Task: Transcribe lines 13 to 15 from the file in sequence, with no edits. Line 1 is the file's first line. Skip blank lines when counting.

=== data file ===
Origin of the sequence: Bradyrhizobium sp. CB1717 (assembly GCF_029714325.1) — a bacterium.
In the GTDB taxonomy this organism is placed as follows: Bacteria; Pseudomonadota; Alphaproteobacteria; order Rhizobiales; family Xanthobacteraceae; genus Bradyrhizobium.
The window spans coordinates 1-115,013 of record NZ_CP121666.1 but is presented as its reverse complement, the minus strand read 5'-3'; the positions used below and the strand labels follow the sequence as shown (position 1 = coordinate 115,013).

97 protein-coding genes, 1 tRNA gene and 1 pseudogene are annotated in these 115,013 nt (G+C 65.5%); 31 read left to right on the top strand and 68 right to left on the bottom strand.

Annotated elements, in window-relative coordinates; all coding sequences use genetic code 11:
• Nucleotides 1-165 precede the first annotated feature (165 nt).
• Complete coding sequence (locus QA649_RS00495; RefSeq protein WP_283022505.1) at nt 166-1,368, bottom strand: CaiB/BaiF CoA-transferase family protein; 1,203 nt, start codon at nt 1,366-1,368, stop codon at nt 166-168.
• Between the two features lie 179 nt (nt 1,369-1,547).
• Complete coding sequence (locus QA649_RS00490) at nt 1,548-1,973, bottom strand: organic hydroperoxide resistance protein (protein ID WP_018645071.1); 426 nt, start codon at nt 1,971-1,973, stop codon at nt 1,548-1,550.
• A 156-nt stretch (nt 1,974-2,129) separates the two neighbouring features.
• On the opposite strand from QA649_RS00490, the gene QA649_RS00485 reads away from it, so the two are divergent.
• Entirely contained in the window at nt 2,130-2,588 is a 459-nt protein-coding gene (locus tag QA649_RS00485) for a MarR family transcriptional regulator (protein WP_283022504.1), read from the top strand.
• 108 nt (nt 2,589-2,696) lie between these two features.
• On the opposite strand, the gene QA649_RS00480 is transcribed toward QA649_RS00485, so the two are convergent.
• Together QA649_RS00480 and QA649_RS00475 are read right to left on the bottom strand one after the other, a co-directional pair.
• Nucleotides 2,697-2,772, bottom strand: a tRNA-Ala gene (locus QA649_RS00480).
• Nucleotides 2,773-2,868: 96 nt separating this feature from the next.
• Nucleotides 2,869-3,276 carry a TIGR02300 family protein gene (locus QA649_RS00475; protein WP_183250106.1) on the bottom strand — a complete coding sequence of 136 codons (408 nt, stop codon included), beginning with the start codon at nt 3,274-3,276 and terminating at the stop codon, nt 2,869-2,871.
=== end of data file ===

• 108 nt (nt 2,589-2,696) lie between these two features.
• On the opposite strand, the gene QA649_RS00480 is transcribed toward QA649_RS00485, so the two are convergent.
• Together QA649_RS00480 and QA649_RS00475 are read right to left on the bottom strand one after the other, a co-directional pair.